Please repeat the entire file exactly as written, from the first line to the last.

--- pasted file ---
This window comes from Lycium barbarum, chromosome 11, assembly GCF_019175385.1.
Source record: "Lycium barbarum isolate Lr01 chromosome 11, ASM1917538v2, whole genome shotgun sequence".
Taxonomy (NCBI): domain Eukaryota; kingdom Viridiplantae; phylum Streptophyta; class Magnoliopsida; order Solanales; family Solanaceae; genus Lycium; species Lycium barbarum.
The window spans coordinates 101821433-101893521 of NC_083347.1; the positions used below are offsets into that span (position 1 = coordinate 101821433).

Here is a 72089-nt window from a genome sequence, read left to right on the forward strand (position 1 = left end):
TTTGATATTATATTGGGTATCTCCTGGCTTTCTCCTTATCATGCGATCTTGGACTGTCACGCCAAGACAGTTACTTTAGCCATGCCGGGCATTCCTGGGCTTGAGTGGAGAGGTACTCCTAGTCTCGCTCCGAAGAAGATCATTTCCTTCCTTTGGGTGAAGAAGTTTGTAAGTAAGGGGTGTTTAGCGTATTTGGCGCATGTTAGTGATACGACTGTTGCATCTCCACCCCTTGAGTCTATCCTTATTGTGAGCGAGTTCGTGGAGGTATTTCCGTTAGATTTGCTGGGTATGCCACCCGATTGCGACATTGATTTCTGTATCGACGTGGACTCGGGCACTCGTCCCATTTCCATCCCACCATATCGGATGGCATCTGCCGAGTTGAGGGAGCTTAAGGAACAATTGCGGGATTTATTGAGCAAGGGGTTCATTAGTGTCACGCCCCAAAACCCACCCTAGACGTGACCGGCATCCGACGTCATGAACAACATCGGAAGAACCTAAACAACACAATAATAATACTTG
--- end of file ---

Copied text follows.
This window comes from Lycium barbarum, chromosome 11, assembly GCF_019175385.1.
Source record: "Lycium barbarum isolate Lr01 chromosome 11, ASM1917538v2, whole genome shotgun sequence".
Taxonomy (NCBI): domain Eukaryota; kingdom Viridiplantae; phylum Streptophyta; class Magnoliopsida; order Solanales; family Solanaceae; genus Lycium; species Lycium barbarum.
The window spans coordinates 101821433-101893521 of NC_083347.1; the positions used below are offsets into that span (position 1 = coordinate 101821433).

Here is a 72089-nt window from a genome sequence, read left to right on the forward strand (position 1 = left end):
TTTGATATTATATTGGGTATCTCCTGGCTTTCTCCTTATCATGCGATCTTGGACTGTCACGCCAAGACAGTTACTTTAGCCATGCCGGGCATTCCTGGGCTTGAGTGGAGAGGTACTCCTAGTCTCGCTCCGAAGAAGATCATTTCCTTCCTTTGGGTGAAGAAGTTTGTAAGTAAGGGGTGTTTAGCGTATTTGGCGCATGTTAGTGATACGACTGTTGCATCTCCACCCCTTGAGTCTATCCTTATTGTGAGCGAGTTCGTGGAGGTATTTCCGTTAGATTTGCTGGGTATGCCACCCGATTGCGACATTGATTTCTGTATCGACGTGGACTCGGGCACTCGTCCCATTTCCATCCCACCATATCGGATGGCATCTGCCGAGTTGAGGGAGCTTAAGGAACAATTGCGGGATTTATTGAGCAAGGGGTTCATTAGTGTCACGCCCCAAAACCCACCCTAGACGTGACCGGCATCCGACGTCATGAACAACATCGGAAGAACCTAAACAACACAATAATAATACTTG